Identification of Mycobacterium tuberculosis counterimmune (cim) mutants in immunodeficient mice by differential screening

Katherine B. Hisert, Meghan A. Kirksey, James E. Gomez, Alexandra O. Sousa, Jeffery S. Cox, William R. Jacobs, Carl F. Nathan, John D. McKinney

Research output: Contribution to journalArticle

40 Citations (Scopus)

Abstract

Tuberculosis (TB) is characterized by lifetime persistence of Mycobacterium tuberculosis. Despite the induction of a vigorous host immune response that curtails disease progression in the majority of cases, the organism is not eliminated. Subsequent immunosuppression can lead to reactivation after a prolonged period of clinical latency. Thus, while it is clear that protective immune mechanisms are engaged during M. tuberculosis infection, it also appears that the pathogen has evolved effective countermechanisms. Genetic studies with animal infection models and with patients have revealed a key role for the cytokine gamma interferon (IFN-γ) in resistance to TB. IFN-γ activates a large number of antimicrobial pathways. Three of these IFN-γ-dependent mechanisms have been implicated in defense against M. tuberculosis: inducible nitric oxide syntliase (iNOS), phagosome oxidase (phox), and the phagosome-associated GTPase LRG-47. In order to identify bacterial genes that provide protection against specific host immune pathways, we have developed the strategy of differential signature-tagged transposon mutagenesis. Using this approach we liave identified three M. tuberculosis genes that are essential for progressive M. tuberculosis growth and rapid lethality in iNOS-deficient mice but not in IFN-γ-deficient mice. We propose that these genes are involved in pathways that allow M. tuberculosis to counter IFN-γ-dependent immune mechanisms other than iNOS.

Original languageEnglish (US)
Pages (from-to)5315-5321
Number of pages7
JournalInfection and Immunity
Volume72
Issue number9
DOIs
StatePublished - Sep 1 2004

Fingerprint

Mycobacterium tuberculosis
Interferons
Phagosomes
Nitric Oxide
Interferon-gamma
Tuberculosis
Bacterial Genes
Mycobacterium Infections
GTP Phosphohydrolases
Essential Genes
Mutagenesis
Immunosuppression
Disease Progression
Oxidoreductases
Animal Models
Cytokines
Growth
Infection
Genes

ASJC Scopus subject areas

  • Parasitology
  • Microbiology
  • Immunology
  • Infectious Diseases

Cite this

Identification of Mycobacterium tuberculosis counterimmune (cim) mutants in immunodeficient mice by differential screening. / Hisert, Katherine B.; Kirksey, Meghan A.; Gomez, James E.; Sousa, Alexandra O.; Cox, Jeffery S.; Jacobs, William R.; Nathan, Carl F.; McKinney, John D.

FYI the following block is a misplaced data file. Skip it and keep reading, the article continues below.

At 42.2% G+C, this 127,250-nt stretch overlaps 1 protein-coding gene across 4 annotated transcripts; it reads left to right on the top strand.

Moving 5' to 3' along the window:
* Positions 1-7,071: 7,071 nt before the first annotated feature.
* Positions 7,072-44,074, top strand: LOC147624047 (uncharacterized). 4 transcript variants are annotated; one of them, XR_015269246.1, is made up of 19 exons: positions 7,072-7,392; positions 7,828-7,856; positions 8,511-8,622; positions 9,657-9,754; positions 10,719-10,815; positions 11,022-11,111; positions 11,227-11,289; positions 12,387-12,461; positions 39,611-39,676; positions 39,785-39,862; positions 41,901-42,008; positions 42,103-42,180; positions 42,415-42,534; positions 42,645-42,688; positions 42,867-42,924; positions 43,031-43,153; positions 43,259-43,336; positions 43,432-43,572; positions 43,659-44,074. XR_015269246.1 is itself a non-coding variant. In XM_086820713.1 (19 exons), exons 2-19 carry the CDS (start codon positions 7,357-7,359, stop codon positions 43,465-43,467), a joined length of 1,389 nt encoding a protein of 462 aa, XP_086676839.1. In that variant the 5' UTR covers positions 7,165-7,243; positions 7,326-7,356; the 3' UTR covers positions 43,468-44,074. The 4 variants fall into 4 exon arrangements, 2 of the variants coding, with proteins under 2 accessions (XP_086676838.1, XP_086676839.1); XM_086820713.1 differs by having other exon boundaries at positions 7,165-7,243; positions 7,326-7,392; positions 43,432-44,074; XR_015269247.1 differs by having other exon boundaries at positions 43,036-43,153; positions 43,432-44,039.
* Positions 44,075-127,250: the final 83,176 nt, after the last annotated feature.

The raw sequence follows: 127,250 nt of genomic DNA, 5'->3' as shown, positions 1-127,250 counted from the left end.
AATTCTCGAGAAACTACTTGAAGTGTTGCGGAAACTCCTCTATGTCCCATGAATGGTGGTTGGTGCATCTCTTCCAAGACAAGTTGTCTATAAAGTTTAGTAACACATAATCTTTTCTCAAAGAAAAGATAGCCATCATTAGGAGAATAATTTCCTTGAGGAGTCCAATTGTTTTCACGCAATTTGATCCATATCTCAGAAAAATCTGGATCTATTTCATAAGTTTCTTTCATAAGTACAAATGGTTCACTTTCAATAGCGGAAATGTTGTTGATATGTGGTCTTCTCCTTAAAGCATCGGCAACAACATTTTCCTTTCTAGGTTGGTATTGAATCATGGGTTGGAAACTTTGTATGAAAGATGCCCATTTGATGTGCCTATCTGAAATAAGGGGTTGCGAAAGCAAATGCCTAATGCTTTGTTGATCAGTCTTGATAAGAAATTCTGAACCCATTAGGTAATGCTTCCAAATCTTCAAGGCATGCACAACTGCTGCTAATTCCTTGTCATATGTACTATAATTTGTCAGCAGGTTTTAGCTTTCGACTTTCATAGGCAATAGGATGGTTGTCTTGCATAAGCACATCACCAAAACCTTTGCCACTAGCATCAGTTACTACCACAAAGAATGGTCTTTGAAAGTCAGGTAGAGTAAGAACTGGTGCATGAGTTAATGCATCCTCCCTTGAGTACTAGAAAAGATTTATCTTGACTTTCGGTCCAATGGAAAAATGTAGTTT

In: Infection and Immunity, Vol. 72, No. 9, 01.09.2004, p. 5315-5321.

Research output: Contribution to journalArticle

Hisert, Katherine B. ; Kirksey, Meghan A. ; Gomez, James E. ; Sousa, Alexandra O. ; Cox, Jeffery S. ; Jacobs, William R. ; Nathan, Carl F. ; McKinney, John D. / Identification of Mycobacterium tuberculosis counterimmune (cim) mutants in immunodeficient mice by differential screening. In: Infection and Immunity. 2004 ; Vol. 72, No. 9. pp. 5315-5321.
@article{237b3651de514c11a0b2cb3db246b575,
title = "Identification of Mycobacterium tuberculosis counterimmune (cim) mutants in immunodeficient mice by differential screening",
abstract = "Tuberculosis (TB) is characterized by lifetime persistence of Mycobacterium tuberculosis. Despite the induction of a vigorous host immune response that curtails disease progression in the majority of cases, the organism is not eliminated. Subsequent immunosuppression can lead to reactivation after a prolonged period of clinical latency. Thus, while it is clear that protective immune mechanisms are engaged during M. tuberculosis infection, it also appears that the pathogen has evolved effective countermechanisms. Genetic studies with animal infection models and with patients have revealed a key role for the cytokine gamma interferon (IFN-γ) in resistance to TB. IFN-γ activates a large number of antimicrobial pathways. Three of these IFN-γ-dependent mechanisms have been implicated in defense against M. tuberculosis: inducible nitric oxide syntliase (iNOS), phagosome oxidase (phox), and the phagosome-associated GTPase LRG-47. In order to identify bacterial genes that provide protection against specific host immune pathways, we have developed the strategy of differential signature-tagged transposon mutagenesis. Using this approach we liave identified three M. tuberculosis genes that are essential for progressive M. tuberculosis growth and rapid lethality in iNOS-deficient mice but not in IFN-γ-deficient mice. We propose that these genes are involved in pathways that allow M. tuberculosis to counter IFN-γ-dependent immune mechanisms other than iNOS.",